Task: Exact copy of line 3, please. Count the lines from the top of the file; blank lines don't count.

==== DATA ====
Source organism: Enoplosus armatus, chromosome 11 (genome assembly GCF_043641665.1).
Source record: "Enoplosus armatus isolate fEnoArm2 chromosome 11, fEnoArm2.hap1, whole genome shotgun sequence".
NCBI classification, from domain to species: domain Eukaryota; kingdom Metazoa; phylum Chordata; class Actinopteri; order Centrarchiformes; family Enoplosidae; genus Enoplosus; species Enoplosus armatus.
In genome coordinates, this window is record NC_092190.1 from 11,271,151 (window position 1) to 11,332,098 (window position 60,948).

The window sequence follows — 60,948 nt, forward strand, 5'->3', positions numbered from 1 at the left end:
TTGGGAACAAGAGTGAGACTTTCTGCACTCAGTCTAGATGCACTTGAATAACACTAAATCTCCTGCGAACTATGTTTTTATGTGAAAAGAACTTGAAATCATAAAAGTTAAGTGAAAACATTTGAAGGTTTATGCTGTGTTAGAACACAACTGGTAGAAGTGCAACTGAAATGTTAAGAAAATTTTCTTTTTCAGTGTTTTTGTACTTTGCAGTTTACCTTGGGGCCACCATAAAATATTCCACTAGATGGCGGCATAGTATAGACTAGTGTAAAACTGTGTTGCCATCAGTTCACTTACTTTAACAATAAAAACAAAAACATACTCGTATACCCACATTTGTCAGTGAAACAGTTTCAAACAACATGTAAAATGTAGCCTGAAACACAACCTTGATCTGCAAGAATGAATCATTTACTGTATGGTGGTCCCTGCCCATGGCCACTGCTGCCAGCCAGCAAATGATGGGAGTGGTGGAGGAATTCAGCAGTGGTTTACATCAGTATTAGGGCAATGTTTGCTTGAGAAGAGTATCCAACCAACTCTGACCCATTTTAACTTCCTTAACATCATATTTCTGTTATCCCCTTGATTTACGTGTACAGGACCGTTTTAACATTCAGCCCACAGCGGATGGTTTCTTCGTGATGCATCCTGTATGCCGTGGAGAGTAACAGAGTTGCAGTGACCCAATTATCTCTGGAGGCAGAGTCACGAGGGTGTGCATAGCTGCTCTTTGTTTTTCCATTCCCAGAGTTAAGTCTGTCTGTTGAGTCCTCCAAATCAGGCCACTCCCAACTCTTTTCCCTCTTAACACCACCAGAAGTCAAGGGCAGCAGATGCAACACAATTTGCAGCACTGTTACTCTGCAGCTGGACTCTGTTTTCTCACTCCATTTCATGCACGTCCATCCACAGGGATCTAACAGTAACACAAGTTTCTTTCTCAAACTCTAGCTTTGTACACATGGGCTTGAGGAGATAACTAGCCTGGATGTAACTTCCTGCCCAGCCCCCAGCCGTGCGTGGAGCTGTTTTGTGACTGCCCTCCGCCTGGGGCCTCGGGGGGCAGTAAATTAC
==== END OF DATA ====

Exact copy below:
NCBI classification, from domain to species: domain Eukaryota; kingdom Metazoa; phylum Chordata; class Actinopteri; order Centrarchiformes; family Enoplosidae; genus Enoplosus; species Enoplosus armatus.